SSS: How did that manifest itself in the design?

KES: The project was a large scale exploration. We went on a search to explore surfaces and textures that would be compatible with the potential form language that the building was going to take up. Ultimately, the shape of the building was modified by what we were making it out of, how we were assembling it, and how those components needed to react to the environment around it. It’s one of the most liberating adventures I’ve ever been on in terms of exploring the different potential realities that this building could be.

Expanding campus across the tracks, the ground plane is defined by the academic and public functions. The ISEC building represents the completion of the first phase of the new academic precinct. © Warren Jagger Photography

SSS: It’s important to remember that buildings today cannot stand alone; you need to consider a whole world outside. Talk about the building and the area of the campus as it connects to the neighborhood.

MD: This is about interconnected human and natural systems. It’s about creating an environment and a public realm where connections can happen, ideas can germinate, and people can have beneficial relationships. It’s about the systems and people live within. Northeastern wants to create that dynamic interaction. They can do this because they have a precinct in place. The institution realizes that its prominence in the city and its ability to bridge to the underserved neighborhood across the tracks can demonstrate to the public what the intrinsic value of progressive architecture like this really is.

Rachel Slade, editor, Boston Home Magazine (RS): That’s why institutions are so exciting – they have an in with the neighborhood and can make choices to actually connect. This project is reaching out to us and saying, “I care about what you think as you walk around it and over that bridge. Maybe you’re not even from Northeastern, but I care about how you engage with this building on a visual and an experiential level.”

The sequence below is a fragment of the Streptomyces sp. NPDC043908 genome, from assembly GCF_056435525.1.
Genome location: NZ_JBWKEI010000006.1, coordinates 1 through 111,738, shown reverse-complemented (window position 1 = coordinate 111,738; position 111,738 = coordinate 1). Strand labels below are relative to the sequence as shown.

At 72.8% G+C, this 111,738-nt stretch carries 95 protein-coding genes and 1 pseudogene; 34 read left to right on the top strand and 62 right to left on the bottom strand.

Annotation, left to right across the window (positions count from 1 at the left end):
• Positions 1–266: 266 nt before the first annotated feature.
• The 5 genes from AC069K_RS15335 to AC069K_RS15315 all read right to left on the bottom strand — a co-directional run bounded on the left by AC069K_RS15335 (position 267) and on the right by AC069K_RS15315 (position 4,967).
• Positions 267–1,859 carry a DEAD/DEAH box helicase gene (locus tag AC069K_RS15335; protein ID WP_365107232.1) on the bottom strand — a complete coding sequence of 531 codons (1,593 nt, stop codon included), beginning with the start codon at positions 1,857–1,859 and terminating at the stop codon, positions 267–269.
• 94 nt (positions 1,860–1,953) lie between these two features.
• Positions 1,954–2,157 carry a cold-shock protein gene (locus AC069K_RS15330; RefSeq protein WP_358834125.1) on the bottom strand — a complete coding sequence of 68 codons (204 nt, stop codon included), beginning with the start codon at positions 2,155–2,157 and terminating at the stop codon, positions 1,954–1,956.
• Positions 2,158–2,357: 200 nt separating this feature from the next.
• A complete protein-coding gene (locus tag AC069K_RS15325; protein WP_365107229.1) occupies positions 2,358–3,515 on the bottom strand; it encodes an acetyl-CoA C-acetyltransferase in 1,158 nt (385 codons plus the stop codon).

SSS: Northeastern is doing some very creative thinking about how scientific research takes place, including who the researchers are, and what their connections are. And the building needs to reflect that. Can we talk about this building from the user point of view?

KAS: Because we’re relatively recent as a research university, we had the opportunity to project research going forward, as opposed to classic research departments and past scientific disciplines. For instance, the top floor of the building is going to have a Brain Health Center and a Robotics Lab. Moving down will be a Cyber Security Lab, Chair of Pharmacy Sciences, and Bioengineering. The building interior has been designed so those disciplines will all mix. Each floor will have open labs with the opportunity to discover the seams between scientific disciplines. On the ground floor, there’s even a large atrium for social connections and classrooms, because our students are part of our research. The building will also lead right into the landscape, which will be open to the neighborhood and carry people up and over the railroad tracks.

SSS: With those railroad tracks comes an acoustical issue. What were the acoustical solutions for protecting the building, its inside, and its environment against the noise that rips through every five minutes?

Composite image with Phase 1 building and Phase 2 pedestrian bridge and landscape (est. completion: 2018). © Keitaro Yoshioka Photography

WS: As we got into price analyses, we found that for a very minimal cost, we could upgrade the building to triple glazing and eliminate perimeter radiant systems — essentially creating a first cost savings on day one. The combination of using triple glazing and needing to use laminated glass on the building’s exterior actually satisfied all the acoustic requirements that we would have in terms of mitigating the sound. And, in order to support the bridge, we have a deep concrete wall running along the back of the site, which created such a giant mass buffer that we only had to do minimal interior adjustments to meet very strict acoustic requirements.

SSS: When a building like this enters a community, it’s not good enough to just reach out and have a bridge. You really have to create programs. What is being planned to create human interaction with the university?

KAS: It’s important to see this project and this building as the beginning of the implementation of a master plan. We are hoping that programming organically evolves as the project opens and that it does include the bridge over the tracks, so that people at all times of day are thinking about sitting there, getting on their phones, on their computers, and plugging into something… or using the pathway to go into and beyond the campus.